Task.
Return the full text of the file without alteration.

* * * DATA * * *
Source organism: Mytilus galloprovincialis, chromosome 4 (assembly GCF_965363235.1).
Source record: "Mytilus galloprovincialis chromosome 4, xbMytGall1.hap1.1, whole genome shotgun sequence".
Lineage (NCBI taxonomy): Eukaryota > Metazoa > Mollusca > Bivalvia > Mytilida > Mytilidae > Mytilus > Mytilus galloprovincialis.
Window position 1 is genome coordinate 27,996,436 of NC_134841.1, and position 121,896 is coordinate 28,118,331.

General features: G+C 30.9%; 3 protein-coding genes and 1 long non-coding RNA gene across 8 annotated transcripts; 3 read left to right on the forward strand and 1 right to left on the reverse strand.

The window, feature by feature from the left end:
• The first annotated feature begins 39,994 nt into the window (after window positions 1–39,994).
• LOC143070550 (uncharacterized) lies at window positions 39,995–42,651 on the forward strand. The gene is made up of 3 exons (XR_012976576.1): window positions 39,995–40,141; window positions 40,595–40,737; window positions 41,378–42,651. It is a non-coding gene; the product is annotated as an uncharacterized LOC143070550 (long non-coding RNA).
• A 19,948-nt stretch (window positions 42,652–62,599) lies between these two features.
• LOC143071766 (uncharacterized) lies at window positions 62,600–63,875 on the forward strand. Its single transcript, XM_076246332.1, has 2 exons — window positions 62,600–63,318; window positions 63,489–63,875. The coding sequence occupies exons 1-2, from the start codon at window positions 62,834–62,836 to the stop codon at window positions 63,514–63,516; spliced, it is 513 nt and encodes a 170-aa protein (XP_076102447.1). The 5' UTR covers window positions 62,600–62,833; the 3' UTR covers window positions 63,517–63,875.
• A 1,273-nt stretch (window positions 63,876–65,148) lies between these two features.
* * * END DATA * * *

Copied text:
Source organism: Mytilus galloprovincialis, chromosome 4 (assembly GCF_965363235.1).
Source record: "Mytilus galloprovincialis chromosome 4, xbMytGall1.hap1.1, whole genome shotgun sequence".
Lineage (NCBI taxonomy): Eukaryota > Metazoa > Mollusca > Bivalvia > Mytilida > Mytilidae > Mytilus > Mytilus galloprovincialis.
Window position 1 is genome coordinate 27,996,436 of NC_134841.1, and position 121,896 is coordinate 28,118,331.

General features: G+C 30.9%; 3 protein-coding genes and 1 long non-coding RNA gene across 8 annotated transcripts; 3 read left to right on the forward strand and 1 right to left on the reverse strand.

The window, feature by feature from the left end:
• The first annotated feature begins 39,994 nt into the window (after window positions 1–39,994).
• LOC143070550 (uncharacterized) lies at window positions 39,995–42,651 on the forward strand. The gene is made up of 3 exons (XR_012976576.1): window positions 39,995–40,141; window positions 40,595–40,737; window positions 41,378–42,651. It is a non-coding gene; the product is annotated as an uncharacterized LOC143070550 (long non-coding RNA).
• A 19,948-nt stretch (window positions 42,652–62,599) lies between these two features.
• LOC143071766 (uncharacterized) lies at window positions 62,600–63,875 on the forward strand. Its single transcript, XM_076246332.1, has 2 exons — window positions 62,600–63,318; window positions 63,489–63,875. The coding sequence occupies exons 1-2, from the start codon at window positions 62,834–62,836 to the stop codon at window positions 63,514–63,516; spliced, it is 513 nt and encodes a 170-aa protein (XP_076102447.1). The 5' UTR covers window positions 62,600–62,833; the 3' UTR covers window positions 63,517–63,875.
• A 1,273-nt stretch (window positions 63,876–65,148) lies between these two features.